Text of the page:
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Dell's $24.4 Billion Buyout: Is This What the Fed's Ben Bernanke Wanted?

Tickers in this article: AAPL DELL HPQ IBM MSFT

Updated to reflect Moody's bond rating downgrade

NEW YORK ( TheStreet) -- Beleaguered PC maker Dell(DELL) reached a deal to be taken private by company founder Michael Dell and investors that include software maker Microsoft(MSFT) and private equity firm Silver Lake Partners .

The takeover is noteworthy because Dell's namesake is raising his bet on a turnaround of the world's third-largest PC maker with a controlling stake in the buyout, as the company shifts into IT services, analytics and software businesses that could put it in closer competition with IBM(IBM) , Oracle(ORCL) and Cisco(CSCO) .

The $24.4 billion price for Dell also amounts to the largest leveraged buyout since the financial crisis and, in fact, stands as one of the biggest private equity deals of all time. As such, Dell's takeover may be a strong indicator of growing animal spirits on Wall Street after the Dow Jones Industrial Average closed Monday near 14,000 and within reach of record highs.

Still, Dell's buyout and the reported $15 billion in debt needed to pay for the company may actually hurt its transition from PCs to tech services, instead of providing a buffer from shareholders. The deal, in that sense, may raise questions about whether M&A markets and a surge in stocks augur well for economic growth.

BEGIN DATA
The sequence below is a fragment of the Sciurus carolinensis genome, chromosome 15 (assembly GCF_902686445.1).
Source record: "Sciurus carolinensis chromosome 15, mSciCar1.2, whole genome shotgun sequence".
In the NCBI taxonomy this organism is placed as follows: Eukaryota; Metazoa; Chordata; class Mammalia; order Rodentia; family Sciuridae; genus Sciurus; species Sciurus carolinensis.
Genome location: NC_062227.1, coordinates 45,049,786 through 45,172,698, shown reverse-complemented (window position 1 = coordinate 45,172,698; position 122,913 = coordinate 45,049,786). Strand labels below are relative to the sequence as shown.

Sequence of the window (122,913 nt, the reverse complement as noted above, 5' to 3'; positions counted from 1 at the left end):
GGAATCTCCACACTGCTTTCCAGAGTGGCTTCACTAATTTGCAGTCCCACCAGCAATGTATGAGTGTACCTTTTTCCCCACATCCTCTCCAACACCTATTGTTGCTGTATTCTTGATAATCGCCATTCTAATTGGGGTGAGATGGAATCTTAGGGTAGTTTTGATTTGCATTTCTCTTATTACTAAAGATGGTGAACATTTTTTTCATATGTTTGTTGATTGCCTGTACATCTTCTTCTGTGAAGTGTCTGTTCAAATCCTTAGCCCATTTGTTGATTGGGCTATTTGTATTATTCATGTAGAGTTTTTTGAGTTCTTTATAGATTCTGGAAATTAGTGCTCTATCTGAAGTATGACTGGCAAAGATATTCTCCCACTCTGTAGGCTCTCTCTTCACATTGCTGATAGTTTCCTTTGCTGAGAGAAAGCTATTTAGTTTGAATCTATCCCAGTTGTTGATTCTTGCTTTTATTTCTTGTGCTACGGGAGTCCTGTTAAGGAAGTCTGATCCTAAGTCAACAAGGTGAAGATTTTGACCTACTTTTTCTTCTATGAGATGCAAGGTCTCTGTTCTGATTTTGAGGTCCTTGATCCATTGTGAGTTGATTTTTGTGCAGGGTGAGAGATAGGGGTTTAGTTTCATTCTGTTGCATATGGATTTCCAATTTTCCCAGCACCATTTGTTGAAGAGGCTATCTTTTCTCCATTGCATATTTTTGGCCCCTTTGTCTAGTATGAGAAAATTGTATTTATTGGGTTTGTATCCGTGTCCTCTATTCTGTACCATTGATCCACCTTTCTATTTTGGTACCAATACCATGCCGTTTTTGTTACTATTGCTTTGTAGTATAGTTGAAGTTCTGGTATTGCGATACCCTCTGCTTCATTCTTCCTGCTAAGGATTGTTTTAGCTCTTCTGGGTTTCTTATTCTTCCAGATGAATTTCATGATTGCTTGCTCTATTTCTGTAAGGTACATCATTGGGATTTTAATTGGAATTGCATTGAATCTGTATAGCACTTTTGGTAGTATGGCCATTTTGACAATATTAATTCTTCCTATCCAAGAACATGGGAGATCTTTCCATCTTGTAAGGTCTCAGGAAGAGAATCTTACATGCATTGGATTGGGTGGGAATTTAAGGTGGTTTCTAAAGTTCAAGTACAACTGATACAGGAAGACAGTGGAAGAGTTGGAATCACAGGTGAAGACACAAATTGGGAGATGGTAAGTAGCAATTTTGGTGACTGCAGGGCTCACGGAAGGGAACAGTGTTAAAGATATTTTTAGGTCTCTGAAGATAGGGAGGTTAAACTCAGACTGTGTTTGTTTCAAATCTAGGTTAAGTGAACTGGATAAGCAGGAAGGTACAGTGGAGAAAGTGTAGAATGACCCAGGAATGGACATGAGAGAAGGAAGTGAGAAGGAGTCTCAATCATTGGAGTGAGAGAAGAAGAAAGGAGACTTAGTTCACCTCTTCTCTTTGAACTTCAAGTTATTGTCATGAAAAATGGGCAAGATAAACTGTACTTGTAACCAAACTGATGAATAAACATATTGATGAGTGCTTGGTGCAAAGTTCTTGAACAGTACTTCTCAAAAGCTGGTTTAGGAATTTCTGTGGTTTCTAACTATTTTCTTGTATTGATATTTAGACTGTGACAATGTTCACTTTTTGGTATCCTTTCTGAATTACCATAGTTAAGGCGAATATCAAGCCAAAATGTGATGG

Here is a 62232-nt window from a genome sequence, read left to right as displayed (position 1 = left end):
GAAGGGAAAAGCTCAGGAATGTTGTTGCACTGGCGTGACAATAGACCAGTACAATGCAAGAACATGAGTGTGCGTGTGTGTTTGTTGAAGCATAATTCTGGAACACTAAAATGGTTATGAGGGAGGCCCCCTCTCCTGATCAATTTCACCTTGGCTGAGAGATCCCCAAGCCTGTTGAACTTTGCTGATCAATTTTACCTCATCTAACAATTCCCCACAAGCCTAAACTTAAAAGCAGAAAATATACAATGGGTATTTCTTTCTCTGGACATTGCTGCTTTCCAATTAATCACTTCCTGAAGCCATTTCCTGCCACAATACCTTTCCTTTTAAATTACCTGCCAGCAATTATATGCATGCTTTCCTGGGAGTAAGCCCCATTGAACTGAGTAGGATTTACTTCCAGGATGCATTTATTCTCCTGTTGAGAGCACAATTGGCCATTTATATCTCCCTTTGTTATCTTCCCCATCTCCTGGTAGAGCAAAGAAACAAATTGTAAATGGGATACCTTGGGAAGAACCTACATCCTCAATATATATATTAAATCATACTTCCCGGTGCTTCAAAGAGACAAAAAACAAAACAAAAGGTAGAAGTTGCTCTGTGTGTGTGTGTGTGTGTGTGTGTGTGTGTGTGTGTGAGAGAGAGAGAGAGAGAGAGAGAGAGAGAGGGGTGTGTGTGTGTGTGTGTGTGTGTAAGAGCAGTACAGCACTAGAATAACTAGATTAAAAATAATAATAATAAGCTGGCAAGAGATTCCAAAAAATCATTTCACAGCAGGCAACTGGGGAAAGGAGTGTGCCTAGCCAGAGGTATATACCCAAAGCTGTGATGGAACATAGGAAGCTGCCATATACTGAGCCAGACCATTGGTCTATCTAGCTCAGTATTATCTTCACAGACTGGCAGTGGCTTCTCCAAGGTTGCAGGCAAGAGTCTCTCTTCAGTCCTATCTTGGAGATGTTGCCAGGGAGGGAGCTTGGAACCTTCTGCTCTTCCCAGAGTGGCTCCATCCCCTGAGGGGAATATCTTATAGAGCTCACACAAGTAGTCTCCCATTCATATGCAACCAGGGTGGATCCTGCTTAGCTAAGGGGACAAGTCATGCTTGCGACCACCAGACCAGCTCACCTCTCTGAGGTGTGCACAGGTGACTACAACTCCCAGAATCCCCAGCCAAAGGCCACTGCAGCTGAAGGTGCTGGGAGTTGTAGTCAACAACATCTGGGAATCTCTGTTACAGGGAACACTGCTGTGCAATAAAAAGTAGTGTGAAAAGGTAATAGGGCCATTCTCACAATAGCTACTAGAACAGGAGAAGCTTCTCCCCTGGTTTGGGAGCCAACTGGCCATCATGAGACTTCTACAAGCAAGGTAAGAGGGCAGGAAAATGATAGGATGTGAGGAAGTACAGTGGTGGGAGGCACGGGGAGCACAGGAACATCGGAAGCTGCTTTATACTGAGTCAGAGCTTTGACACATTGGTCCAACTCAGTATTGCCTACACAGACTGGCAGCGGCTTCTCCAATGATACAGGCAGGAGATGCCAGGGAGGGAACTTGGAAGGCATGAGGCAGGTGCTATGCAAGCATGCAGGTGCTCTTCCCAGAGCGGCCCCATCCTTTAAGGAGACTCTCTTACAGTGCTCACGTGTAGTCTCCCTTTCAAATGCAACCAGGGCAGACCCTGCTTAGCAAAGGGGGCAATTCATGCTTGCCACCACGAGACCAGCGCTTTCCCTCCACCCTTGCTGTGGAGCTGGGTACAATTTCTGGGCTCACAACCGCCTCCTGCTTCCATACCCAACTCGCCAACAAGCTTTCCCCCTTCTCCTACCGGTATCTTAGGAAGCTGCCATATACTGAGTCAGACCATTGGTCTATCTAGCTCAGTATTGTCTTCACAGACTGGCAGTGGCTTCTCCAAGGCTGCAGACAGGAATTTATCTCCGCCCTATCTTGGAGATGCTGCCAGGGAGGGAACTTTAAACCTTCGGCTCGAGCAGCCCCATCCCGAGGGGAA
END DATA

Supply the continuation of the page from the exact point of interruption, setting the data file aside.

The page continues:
Notably, Dell's takeover raises one crucial concern: Is this what Federal Reserve Chair Ben Bernanke wanted?

Technically, Michael Dell's fortune, Microsoft, Silver Lake and investment banks Barclays(BCS) , Bank of America Merrill Lynch (BAC) , Credit Suisse (CS) and RBC(RBC) are financing the $24.4 billion takeover.

But, in reality, the deal also is being financed by the Federal Reserve, by way of easing policies that put most interest rates, including those of risky debts, near record lows. According to a January Fitch Ratings analysis, a Dell takeover would likely warrant a sub-investment-grade rating for the company.

Low rates promoted by the Fed have, in effect, created record demand for any debt carrying a substantial yield -- for instance, the billions in leveraged loans that are a crucial part of Dell's proposed takeover. In 2012, the Fed's low-rate policies and asset purchases helped create a record year for junk bond sales, according to Dealogic, and yields fell to record lows, according to Bank of America Merrill Lynch's Global High-Yield Index .

In Dell's takeover, Michael Dell is reportedly putting up about $4 billion in equity, mostly by contributing his 14% stake in the company. Meanwhile, Silver Lake will put up a reported $1 billion in equity, and Microsoft will provide a $2 billion loan.

While Dell said it will also use some cash on hand to finance the deal, it is likely to be paid for mostly with debt. Terms weren't fully disclosed in a press release .